For horse owners or those looking to acquire one, proper stable design and placement are important factors to consider. Whether their owners are making adjustments to a current structure to house their houses, or building an entirely new one, factors such as the amount of horses owned, weather, their breed, and how the land will be used are crucial.
One important factor is the liberal use of windows. There should be as many windows installed as possible. By covering them with mesh or metal bars so that your horses won’t break them, you ensure that they will receive the proper ventilation, especially in warmer climates where horses can often overheat. If the horses are being stored in a cold weather situation, roof vents are necessary.
Placing the stable so that winds move across it is preferable to placing the stable where the wind will move parallel to it. If you cannot build your stable or have it set up in such an area, motorized vents will help in instances where air flow is not sufficient.
If you have a large number of horses, it is important to remember to design a large, open stable for them to roam. A horse’s natural instinct is to flee the scene if they feel there is trouble. Keeping your horses’ stress level low is a key factor to their contentment. The addition of skylights can aid in allowing more daylight to come into the stable, letting your horse feel more at ease. Especially in the case of those who own horses for professional usage. Making sure professional horses have a stable environment is a paramount concern.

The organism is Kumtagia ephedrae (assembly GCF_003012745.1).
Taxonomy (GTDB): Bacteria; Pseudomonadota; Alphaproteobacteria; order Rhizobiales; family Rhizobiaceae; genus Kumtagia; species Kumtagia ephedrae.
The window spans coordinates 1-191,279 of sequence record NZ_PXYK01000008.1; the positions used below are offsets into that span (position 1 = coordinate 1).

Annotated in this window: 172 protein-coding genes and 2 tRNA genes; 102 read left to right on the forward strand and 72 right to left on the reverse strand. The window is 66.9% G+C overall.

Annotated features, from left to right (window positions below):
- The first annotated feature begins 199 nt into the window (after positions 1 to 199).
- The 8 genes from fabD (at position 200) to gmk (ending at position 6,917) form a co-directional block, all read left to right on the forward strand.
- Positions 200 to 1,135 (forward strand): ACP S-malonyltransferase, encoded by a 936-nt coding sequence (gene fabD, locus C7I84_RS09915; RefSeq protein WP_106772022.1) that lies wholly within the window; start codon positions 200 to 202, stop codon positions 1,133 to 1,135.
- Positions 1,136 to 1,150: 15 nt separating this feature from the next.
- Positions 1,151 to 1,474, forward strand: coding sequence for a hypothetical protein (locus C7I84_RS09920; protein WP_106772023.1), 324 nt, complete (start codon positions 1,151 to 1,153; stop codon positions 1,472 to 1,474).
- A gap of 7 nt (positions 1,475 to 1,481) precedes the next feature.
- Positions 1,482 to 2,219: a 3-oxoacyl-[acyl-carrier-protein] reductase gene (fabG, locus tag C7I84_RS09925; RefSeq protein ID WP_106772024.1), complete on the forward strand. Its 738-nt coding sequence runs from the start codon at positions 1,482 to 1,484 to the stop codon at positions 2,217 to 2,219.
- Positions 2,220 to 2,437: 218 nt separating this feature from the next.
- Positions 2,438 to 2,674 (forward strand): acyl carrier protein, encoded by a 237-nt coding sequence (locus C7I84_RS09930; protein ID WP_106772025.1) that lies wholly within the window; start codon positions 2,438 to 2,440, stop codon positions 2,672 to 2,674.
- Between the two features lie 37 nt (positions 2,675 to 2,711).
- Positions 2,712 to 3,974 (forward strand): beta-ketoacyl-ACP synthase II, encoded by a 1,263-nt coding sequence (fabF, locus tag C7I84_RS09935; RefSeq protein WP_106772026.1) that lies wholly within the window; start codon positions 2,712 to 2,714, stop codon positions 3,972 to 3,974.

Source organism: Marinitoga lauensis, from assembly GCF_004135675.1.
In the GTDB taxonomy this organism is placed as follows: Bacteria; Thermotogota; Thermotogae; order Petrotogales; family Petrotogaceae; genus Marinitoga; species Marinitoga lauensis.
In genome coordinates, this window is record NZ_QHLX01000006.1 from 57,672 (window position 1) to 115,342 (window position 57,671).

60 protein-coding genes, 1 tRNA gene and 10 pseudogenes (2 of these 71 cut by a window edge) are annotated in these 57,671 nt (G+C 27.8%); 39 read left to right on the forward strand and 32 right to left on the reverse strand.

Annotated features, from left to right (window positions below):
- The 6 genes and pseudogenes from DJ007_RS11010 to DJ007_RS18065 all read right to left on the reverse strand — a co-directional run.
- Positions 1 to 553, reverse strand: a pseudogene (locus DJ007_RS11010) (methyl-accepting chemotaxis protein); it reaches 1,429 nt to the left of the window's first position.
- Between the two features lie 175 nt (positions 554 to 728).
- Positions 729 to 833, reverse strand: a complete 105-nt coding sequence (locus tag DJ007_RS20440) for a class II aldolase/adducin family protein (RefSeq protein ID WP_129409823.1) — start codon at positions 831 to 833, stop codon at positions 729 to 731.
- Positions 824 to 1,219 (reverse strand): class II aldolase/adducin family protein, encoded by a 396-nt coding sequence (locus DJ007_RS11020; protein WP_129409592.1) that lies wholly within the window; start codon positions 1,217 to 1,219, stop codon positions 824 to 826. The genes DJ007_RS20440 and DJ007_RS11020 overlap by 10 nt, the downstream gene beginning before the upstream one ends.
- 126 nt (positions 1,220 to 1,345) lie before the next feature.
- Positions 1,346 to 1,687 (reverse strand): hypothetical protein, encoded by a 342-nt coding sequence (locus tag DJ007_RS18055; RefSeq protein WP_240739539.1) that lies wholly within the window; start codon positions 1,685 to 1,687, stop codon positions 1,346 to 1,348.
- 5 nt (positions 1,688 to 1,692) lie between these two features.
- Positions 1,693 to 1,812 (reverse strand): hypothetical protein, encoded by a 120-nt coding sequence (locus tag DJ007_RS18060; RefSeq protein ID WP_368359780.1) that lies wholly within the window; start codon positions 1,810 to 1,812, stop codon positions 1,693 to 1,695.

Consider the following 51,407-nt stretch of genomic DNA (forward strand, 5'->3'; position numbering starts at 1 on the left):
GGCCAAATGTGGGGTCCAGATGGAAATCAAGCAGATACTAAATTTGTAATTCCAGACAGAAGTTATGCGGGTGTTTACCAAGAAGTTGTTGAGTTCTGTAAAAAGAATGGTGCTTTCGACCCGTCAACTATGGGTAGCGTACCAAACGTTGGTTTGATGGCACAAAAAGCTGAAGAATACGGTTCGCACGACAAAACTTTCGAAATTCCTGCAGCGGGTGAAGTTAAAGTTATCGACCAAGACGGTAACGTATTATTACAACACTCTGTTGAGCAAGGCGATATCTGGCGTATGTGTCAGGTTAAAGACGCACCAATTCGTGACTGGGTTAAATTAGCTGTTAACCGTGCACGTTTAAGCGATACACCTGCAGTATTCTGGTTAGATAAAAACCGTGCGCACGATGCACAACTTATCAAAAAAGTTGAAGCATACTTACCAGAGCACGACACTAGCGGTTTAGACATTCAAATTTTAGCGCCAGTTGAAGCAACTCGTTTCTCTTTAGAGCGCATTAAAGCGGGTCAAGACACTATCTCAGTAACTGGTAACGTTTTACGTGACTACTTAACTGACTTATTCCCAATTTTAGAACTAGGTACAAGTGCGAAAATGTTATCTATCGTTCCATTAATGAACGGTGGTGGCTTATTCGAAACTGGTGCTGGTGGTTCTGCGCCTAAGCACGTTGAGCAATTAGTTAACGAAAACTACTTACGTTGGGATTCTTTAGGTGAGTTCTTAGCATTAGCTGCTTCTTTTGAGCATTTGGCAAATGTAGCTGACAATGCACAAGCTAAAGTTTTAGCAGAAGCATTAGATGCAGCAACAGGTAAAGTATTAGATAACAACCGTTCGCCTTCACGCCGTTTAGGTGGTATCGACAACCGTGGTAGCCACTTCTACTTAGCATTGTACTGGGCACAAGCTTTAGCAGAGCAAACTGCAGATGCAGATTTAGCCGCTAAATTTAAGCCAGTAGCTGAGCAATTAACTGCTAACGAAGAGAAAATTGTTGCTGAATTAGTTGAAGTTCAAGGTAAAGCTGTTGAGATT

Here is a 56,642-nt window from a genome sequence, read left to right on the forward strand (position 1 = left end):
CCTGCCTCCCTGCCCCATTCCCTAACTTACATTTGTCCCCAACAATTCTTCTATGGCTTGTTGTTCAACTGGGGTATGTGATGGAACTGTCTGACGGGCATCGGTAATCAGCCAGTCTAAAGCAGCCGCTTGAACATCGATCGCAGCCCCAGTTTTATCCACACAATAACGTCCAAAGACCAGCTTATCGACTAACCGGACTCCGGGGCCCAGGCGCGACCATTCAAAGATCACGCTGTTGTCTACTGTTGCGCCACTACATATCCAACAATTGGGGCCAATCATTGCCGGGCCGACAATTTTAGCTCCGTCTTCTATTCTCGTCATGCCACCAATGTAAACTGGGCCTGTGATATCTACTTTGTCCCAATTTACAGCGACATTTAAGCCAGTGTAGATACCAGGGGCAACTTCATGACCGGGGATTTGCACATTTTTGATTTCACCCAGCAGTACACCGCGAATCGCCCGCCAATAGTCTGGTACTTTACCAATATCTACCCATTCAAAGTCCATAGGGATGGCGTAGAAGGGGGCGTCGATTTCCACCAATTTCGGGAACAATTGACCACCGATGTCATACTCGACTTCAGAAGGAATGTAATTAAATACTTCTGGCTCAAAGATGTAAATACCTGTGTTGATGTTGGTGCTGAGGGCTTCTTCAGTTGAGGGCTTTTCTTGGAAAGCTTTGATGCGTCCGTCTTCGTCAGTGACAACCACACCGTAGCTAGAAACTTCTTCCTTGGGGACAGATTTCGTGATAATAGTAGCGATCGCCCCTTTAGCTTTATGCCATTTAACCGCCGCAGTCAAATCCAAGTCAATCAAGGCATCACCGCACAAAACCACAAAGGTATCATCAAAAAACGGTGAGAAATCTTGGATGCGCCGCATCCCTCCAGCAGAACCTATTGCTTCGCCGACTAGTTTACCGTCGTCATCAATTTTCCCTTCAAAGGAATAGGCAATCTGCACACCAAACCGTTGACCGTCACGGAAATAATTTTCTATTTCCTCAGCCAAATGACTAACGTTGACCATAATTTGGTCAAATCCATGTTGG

Depending on the breed of horse, the stable may need to be designed differently. If the stable is for ponies, foals or horses owned for pleasure, the stable can be smaller. Stalls can be built in one long row, allowing for at least 12 feet per stall. If your stable has just a couple of stalls, a combination feeding area is recommended. If there are more stalls, then separate feeding areas are encouraged.
For larger horses, depending on the breed, building different styles of stable is needed. For broodmares, a main aisle with two rows of stalls is the way to go. Stalls should be 16 feet. Be sure to include an office, toilets, supplies, hot water, tack rooms, and storage for feed and bedding. For stallions, 14 feet stalls with a small equipment room are sufficient. In the case of barren mares, an open area with a center trough, giving each animal 150 square feet to roam is the norm. Yearlings can be kept in the same open stable with weanlings, segregated by sex and age. If stalls are utilized, 10 square feet is recommended. For new horses or sickly ones, isolation is best. A small barn with feed, water and stalls of 12 square feet is needed.
Sponsored by Bed & Biscuit Austin